For whatever reason, my mind wants to organize determinants and other matrix-related things (like bases) geometrically. But I can't wrap my mind around how that would be possible.

Is there actually a geometric way to look at these relationships? Or am I just out of luck?

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    The determinant of $A$ is the signed volume of the parallelopiped spanned by the columns of $A$. – littleO Jun 06 '16 at 03:51
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    Up to sign, the determinant is the volume of the parallelopiped generated by the columns. The sign is flipped whenever you exchange the order of two columns. – Ian Jun 06 '16 at 03:51
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    Here is a thread that will help: http://math.stackexchange.com/questions/668/whats-an-intuitive-way-to-think-about-the-determinant – Bernard W Jun 06 '16 at 03:57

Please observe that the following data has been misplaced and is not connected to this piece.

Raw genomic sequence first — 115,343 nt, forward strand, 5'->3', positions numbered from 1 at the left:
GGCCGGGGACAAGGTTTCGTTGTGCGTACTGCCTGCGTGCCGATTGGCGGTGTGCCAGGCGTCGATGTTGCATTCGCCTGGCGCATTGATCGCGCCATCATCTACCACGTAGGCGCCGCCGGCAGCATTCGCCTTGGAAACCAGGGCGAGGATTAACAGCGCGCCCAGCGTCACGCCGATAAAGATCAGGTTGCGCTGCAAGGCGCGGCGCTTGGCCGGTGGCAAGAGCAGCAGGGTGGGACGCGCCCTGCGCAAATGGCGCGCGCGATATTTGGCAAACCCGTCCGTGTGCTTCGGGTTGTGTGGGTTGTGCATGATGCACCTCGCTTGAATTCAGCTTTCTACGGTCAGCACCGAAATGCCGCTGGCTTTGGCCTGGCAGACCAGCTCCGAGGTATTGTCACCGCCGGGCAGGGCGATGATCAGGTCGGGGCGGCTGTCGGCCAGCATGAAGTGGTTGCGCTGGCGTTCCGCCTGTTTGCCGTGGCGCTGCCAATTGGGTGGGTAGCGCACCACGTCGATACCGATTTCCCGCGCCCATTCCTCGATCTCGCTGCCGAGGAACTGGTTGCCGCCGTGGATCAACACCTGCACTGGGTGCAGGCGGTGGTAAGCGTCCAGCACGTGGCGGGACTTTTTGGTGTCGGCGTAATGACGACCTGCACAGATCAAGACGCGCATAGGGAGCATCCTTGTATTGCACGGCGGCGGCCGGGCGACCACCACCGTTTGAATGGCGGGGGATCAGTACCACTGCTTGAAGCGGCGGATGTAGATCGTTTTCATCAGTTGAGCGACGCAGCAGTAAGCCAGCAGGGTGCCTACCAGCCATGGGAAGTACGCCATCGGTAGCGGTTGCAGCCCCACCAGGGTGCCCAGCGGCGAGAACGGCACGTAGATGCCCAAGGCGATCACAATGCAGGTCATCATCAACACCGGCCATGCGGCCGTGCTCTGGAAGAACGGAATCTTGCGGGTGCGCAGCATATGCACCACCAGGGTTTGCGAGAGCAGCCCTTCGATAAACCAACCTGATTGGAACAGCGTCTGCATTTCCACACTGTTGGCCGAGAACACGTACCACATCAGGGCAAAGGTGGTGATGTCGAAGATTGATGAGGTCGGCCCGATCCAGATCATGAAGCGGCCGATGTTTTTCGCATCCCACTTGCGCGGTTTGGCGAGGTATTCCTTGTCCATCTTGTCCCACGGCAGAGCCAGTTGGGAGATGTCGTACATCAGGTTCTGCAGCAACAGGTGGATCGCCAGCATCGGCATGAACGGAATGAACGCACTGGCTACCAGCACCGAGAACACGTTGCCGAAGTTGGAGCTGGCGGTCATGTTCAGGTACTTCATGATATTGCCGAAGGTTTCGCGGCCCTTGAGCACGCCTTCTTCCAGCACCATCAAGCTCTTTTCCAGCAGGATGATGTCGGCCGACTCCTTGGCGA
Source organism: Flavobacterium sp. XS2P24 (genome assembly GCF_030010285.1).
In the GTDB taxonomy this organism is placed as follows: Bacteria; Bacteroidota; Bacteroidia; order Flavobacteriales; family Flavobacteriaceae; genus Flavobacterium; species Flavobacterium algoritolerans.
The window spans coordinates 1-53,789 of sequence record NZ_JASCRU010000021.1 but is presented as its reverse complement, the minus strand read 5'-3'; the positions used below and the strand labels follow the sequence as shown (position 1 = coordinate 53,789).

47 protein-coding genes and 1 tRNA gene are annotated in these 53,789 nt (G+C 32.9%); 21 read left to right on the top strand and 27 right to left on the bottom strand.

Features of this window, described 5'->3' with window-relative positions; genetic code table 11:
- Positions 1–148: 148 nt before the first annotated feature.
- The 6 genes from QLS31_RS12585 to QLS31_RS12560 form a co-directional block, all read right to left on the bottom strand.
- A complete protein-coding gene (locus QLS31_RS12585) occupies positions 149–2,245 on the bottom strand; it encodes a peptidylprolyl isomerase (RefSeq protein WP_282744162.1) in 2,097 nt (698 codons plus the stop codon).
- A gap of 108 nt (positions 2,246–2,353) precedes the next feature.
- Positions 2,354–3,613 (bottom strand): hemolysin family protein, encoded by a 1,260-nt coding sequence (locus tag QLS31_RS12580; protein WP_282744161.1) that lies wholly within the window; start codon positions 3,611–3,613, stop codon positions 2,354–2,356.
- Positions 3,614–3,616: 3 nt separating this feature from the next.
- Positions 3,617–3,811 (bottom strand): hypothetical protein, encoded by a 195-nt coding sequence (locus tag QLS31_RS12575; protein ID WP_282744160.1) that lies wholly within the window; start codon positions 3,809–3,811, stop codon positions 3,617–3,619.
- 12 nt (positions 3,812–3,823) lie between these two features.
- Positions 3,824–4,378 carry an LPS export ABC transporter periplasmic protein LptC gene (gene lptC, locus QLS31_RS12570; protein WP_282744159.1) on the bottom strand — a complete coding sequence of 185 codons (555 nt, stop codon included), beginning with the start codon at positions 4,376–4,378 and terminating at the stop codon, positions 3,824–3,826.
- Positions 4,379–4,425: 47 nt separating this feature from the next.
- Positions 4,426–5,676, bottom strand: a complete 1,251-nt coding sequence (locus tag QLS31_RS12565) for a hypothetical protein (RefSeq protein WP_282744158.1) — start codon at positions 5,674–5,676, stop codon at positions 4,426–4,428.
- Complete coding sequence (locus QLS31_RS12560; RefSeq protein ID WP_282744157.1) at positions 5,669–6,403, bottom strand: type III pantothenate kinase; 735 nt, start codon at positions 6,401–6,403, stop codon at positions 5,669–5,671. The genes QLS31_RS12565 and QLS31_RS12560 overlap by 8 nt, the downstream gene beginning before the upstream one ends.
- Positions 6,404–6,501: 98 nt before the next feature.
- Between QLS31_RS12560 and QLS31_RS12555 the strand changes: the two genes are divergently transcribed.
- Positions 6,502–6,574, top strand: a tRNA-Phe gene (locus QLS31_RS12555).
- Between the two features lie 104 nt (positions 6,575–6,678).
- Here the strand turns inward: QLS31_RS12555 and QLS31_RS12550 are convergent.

1 Answers1


Yes, there is. The determinant of a matrix $A$ is the (signed) volume of the parallelopiped which is bounded the vectors whose columns are $A$.

Let's first consider the 2D case, and then extend to $n$-d.

$$ A = \begin{bmatrix} v_0 & w_0 \\ v_1 & w_1 \end{bmatrix} \\ |A| = v_0 w_1 - v_1w_0 $$ Think of $\hat v = (v_0, v_1)$ and $\hat w = (w_0, w_1)$. Now, the cross product of $v$ and $w$, which is

$$ |v \times w| = |v| \cdot |w| \sin(\theta) $$

which is the area of the parallelogram with adjacent sides of length $|v|$ and $|w|$, with the sides having an angle of $\theta$ between them.

This immediately gives us some nice geometric understanding of determinant properties:

  1. a determinant is 0 if the volume generated by the vectors is 0. One way for this to happen is to pick two of the same vectors. Hence, there is $0$ volume "between" the two vectors

  2. The Jacobian (if you've studied multivariable calculus) gives you the "local change of volume" which we need to scale the integral correctly. Hence, the Jacobian pops up as an integration factor

  3. A determinant is maximum if all your column vectors are orthogonal to each other - that is, you have an eigenbasis (which diagonalized your matrix)

Siddharth Bhat
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